Sound Transit is considering distance-based fares for the Link light rail system that is expected to begin service this summer. Under this plan, users would pay a base fare to ride the system, with an additional fee per mile on the train. Proposed fares are:
- A $2.00 base fare with an additional 5-cent per mile charge, if the Downtown Seattle Transit Tunnel were free for light rail riders.
- A cheaper $1.75 base fare with the same 5-cent per mile charge, with the fare also being levied in the Transit Tunnel.
Riders with the upcoming Orca smart card would tap the card to a reader both when entering and leaving a train. Those without cards could purchase tickets at the station, with ticket vending machine that will apparently lets the rider choose his destination. Security on board the train could verify your ticket/Orca purchase, and citations and fines would be given to those who boarded the train without paying. There would be no turnstiles and most riders would be operating under the honor system.
According to an ST press release, the maximum fare would be either $2.50 or $2.75 for the entire route between Westlake Center in Downtown Seattle to Seatac Airport. (Due to planned bus fare increases, Metro route 194 — the airport bus — will cost $2.75 during peak hours by January 2010.)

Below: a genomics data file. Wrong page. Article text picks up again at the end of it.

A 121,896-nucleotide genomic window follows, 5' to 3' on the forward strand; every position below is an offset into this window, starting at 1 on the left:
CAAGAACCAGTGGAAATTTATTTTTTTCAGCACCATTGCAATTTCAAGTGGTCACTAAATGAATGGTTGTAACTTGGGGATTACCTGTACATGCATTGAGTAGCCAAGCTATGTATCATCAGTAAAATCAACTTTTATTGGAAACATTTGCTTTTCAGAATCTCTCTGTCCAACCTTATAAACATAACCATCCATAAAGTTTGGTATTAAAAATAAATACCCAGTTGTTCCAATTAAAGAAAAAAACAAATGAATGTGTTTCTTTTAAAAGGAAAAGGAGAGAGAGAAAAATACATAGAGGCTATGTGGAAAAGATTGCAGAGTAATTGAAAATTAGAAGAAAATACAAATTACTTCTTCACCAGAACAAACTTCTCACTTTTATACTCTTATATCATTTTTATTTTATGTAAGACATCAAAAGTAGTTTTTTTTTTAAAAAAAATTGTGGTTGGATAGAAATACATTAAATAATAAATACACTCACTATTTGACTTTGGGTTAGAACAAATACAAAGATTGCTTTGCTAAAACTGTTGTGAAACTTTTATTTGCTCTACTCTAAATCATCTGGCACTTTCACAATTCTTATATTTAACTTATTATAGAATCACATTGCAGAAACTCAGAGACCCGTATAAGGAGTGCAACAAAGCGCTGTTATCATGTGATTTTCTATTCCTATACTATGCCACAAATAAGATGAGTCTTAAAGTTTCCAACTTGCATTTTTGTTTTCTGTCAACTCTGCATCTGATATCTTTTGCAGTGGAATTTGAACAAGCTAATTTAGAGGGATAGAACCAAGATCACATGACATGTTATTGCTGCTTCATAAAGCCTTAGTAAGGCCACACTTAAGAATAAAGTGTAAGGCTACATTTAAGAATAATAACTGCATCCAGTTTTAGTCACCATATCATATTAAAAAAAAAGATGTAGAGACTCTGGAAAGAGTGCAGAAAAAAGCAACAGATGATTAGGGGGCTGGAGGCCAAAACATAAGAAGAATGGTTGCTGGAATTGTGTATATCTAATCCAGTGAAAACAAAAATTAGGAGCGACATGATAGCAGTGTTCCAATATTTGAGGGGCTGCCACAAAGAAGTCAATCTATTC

ST has scheduled three public comment meetings and the board will formally consider this plan in the coming months.
From my own perspective, I think charging based on distance is smart. While unfeasible for most bus lines in the county, it makes sense for light rail. It subtly incentivizes people to think locally and manage their trips their better, and it makes sense that people who take the train shorter distances don’t share the same burden as those who ride it the full length. This sort of pricing scheme will ultimately reflect relatively small cost differences on the current line, but one can easily see that as light rail expands to Lynnwood, Federal Way, and Redmond that cross-county, long-distance commuters will end up paying higher fares than in-city commuters. In my world, that’s how it should be — not to punish those who live far from urban areas, but to price transit like the commodity that it is.
What do you think? Do distance-based fares make sense; should ST stick to a single, unified fare; or should there be another type of fare system? Let us know in the comments!